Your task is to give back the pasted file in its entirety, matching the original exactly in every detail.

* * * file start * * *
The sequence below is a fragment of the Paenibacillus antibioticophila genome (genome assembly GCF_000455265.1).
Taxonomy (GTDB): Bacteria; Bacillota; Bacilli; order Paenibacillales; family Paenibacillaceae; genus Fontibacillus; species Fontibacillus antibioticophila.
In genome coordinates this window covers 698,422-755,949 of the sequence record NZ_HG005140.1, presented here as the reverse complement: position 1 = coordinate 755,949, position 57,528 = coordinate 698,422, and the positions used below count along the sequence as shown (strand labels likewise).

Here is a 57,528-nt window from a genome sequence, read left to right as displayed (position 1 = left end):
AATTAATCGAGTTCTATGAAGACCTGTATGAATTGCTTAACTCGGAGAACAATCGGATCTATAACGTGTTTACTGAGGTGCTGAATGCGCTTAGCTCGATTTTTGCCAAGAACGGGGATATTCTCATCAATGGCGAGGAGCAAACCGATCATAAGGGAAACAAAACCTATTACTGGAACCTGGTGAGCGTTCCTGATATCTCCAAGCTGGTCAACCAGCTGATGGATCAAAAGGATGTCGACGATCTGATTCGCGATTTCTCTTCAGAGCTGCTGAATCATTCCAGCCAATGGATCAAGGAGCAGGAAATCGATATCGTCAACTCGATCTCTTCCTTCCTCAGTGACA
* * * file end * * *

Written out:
The sequence below is a fragment of the Paenibacillus antibioticophila genome (genome assembly GCF_000455265.1).
Taxonomy (GTDB): Bacteria; Bacillota; Bacilli; order Paenibacillales; family Paenibacillaceae; genus Fontibacillus; species Fontibacillus antibioticophila.
In genome coordinates this window covers 698,422-755,949 of the sequence record NZ_HG005140.1, presented here as the reverse complement: position 1 = coordinate 755,949, position 57,528 = coordinate 698,422, and the positions used below count along the sequence as shown (strand labels likewise).

Here is a 57,528-nt window from a genome sequence, read left to right as displayed (position 1 = left end):
AATTAATCGAGTTCTATGAAGACCTGTATGAATTGCTTAACTCGGAGAACAATCGGATCTATAACGTGTTTACTGAGGTGCTGAATGCGCTTAGCTCGATTTTTGCCAAGAACGGGGATATTCTCATCAATGGCGAGGAGCAAACCGATCATAAGGGAAACAAAACCTATTACTGGAACCTGGTGAGCGTTCCTGATATCTCCAAGCTGGTCAACCAGCTGATGGATCAAAAGGATGTCGACGATCTGATTCGCGATTTCTCTTCAGAGCTGCTGAATCATTCCAGCCAATGGATCAAGGAGCAGGAAATCGATATCGTCAACTCGATCTCTTCCTTCCTCAGTGACA